Have I mentioned I was locked in a tiny cell for all but an hour and a half each day? Have I also mentioned that I was reading almost an entire book? Every single day. Sometimes more, depending on the length of said book. That's a lot of reading (over 88 books). At one point, my parents told me I needed to slow down so they could keep up with sending me books from Amazon.
I won't regale you with a complete list of all of my jailhouse reads, but I'll give you the highlights in case you want to recreate my experience at home. If you want to be super accurate, make yourself lukewarm coffee from Nescafe Instant Coffee Packets and put on a blue jumpsuit. Also, make sure you're sitting on a very hard, very uncomfortable stool. Or you can be belly down on a hard surface. I like to read sprawled out on my belly.
There you go. Now you're ready...
10. Brain Surfing: The Top Marketing Strategy Minds in the World by Heather LeFevre
I told my parents I wanted books on marketing and marketing strategy, and I would say they delivered in spades when they picked out this book. When you're a bohemian spirit and travel-loving girl locked in a cage all day, you need something that lets your mind wander to far off places and stimulates your creative juices. This book did the trick and is the inspiration behind LotusLabs, my consultancy firm, particularly the day-long workshop concept.
9. Biting the Sun by Tanith Lee
Ms. Lee has been one of my all-time favorite authors since I was about 13 or 14. She's not well known, but she is one of those authors whose beautiful and unique prose stands the test of time. I never forgot her, and when my sister asked for a list of books to send me, this one was a no-brainer. It's about a supposedly utopian society where the rules are like Fight Club: there are no rules. A high tech society run by robots ensures that no one faces consequences for their actions, and the Jang spend their days seeking pleasure. One daring young woman challenges the status quo with amazing results.
I've loved this book ever since I read it the first time. Tanith Lee has some amazing work. If you like Biting the Sun, you should definitely check out The Black Unicorn.
8. The Oxford History of Ancient Egypt by Ian Shaw
I may have studied Medieval and Renaissance Studies in college, but my true obsession is Egyptology. I've read books on hieroglyphics, women in Ancient Egypt, and Egyptian religious beliefs. Did you know that the Ancient Egyptians and the Ancient Greeks traded frequently? In ancient times, trade meant the exchange of religious and cultural ideas. I encourage you to dig into that. It's fascinating.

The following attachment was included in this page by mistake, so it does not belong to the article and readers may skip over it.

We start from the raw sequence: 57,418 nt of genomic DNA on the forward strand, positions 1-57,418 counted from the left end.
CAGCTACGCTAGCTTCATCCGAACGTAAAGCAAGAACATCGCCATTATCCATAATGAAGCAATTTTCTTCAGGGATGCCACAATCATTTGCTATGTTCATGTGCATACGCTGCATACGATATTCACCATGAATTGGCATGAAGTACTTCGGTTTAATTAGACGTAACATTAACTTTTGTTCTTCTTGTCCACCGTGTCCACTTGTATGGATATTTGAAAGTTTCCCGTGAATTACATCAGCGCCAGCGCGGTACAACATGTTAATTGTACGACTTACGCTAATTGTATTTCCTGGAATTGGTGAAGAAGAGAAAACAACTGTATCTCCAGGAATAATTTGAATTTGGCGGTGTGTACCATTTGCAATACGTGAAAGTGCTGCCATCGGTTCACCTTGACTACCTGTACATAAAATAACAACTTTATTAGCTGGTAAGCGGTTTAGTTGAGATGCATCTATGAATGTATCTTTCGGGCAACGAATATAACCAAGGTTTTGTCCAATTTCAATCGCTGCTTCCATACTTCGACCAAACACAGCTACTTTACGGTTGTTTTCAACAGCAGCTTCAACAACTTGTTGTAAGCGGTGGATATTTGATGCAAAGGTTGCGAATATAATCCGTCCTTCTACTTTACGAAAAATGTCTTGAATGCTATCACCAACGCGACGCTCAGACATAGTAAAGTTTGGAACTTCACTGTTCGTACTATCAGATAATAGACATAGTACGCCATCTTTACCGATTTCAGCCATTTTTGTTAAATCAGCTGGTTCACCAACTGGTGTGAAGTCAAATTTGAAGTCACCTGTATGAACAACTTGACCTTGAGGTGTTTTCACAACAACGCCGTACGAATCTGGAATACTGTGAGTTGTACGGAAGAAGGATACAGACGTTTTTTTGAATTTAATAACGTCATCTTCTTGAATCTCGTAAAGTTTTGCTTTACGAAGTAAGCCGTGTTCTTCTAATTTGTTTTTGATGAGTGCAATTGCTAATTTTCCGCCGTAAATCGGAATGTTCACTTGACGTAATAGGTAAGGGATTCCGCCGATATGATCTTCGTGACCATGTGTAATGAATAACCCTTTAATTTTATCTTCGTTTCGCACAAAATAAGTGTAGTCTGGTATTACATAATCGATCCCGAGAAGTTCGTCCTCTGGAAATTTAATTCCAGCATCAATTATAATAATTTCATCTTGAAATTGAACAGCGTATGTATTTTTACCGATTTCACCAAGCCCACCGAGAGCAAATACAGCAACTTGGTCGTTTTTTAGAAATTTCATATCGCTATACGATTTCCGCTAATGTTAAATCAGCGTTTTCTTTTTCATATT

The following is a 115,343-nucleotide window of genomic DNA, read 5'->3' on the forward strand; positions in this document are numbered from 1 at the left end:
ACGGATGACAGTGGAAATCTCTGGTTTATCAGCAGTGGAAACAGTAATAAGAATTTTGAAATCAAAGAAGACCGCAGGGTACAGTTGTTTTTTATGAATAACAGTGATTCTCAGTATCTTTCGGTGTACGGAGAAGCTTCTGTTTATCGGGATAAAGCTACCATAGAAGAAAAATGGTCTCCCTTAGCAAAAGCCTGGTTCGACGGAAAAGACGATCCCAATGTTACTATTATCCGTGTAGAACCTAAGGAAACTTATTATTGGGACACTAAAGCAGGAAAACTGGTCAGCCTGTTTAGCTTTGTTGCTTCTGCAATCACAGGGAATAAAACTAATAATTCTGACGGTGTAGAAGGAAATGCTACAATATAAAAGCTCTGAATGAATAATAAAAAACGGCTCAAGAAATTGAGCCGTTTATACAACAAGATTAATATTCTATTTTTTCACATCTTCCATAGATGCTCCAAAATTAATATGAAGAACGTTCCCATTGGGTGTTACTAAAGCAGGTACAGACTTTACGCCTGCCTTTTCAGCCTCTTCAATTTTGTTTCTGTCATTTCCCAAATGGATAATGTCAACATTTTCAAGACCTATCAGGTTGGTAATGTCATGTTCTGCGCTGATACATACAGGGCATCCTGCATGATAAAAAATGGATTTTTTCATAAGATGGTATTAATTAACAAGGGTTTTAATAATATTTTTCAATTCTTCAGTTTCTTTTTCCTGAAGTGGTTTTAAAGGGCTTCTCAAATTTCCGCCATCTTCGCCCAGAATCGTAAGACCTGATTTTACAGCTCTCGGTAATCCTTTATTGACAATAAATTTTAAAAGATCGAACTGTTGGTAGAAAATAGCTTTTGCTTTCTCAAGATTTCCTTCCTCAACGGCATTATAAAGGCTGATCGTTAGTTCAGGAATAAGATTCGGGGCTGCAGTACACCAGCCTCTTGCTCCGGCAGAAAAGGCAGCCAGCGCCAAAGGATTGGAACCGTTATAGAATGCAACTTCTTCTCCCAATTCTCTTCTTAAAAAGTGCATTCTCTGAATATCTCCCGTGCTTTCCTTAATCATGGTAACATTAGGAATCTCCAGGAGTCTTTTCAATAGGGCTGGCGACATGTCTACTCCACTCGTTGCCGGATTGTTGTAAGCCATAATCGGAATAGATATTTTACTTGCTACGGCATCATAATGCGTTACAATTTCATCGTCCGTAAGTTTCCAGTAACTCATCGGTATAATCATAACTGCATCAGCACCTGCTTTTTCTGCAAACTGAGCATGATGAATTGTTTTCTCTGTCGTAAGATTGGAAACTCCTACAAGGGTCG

On top of all of this, one of my favorite movies is The Mummy. I am basically Evie. Scratch the whole Charlie's Angels thing. This is totally me...
She's drunk, by the way. And very attracted to the adventurous Mr. O'Connell. For the unfortunate one percent of you who haven't seen this film, Evie and Mr. O'Connell end up together. In the sequel, they have a kid, and Evie is more badass than ever before. Rachel Weisz, you're my hero. You give street cred to geek girls.
Anywho, back to the book. What I like about this particular study in Ancient Egypt is that they preface the history part with an in-depth exploration of the techniques they use to date everything. It satisfied the girl in me who always wanted to be an Egyptologist.
7. I Heard God Laughing: Poems of Hope and Joy by Hafiz (translation by Daniel Ladinsky)
People, please don't freak out because the title says God. My little sister is probably an atheist, possibly agnostic. She's certainly not religious.
I honestly don't care what she is because she's the best human being I know. She was the one who recommended this book to me. Apparently, it's being passed around cool kid circles in New York City. In her words, it really doesn't matter if you're religious or not--Hafiz's message is timeless and inspiring. We owe part of this timelessness to the truly on point translations by Daniel Ladinsky. Pay attention to the title because Hafiz has a sense of humor. In his poems, camels fart, and God likes to laugh as much as the rest of us. Hafiz, by the way, is Muslim.
I read Hafiz's poems in my darkest hours in jail. When I was hyperventilating after my attorney (aka, the Godfather) told me I could be in jail for six more months to a year (this was two weeks before I got out of that place), I practiced meditative breathing and read Hafiz's poetry on my bunk bed. I cried. I laughed. I took deep breaths. I remembered that, no matter what your belief system (or lack thereof), there are some beautiful people in the world. I focused on the important stuff, which was already inside of me. The sense of humor. The wonder at the universe. The love too big to contain in one tiny little body.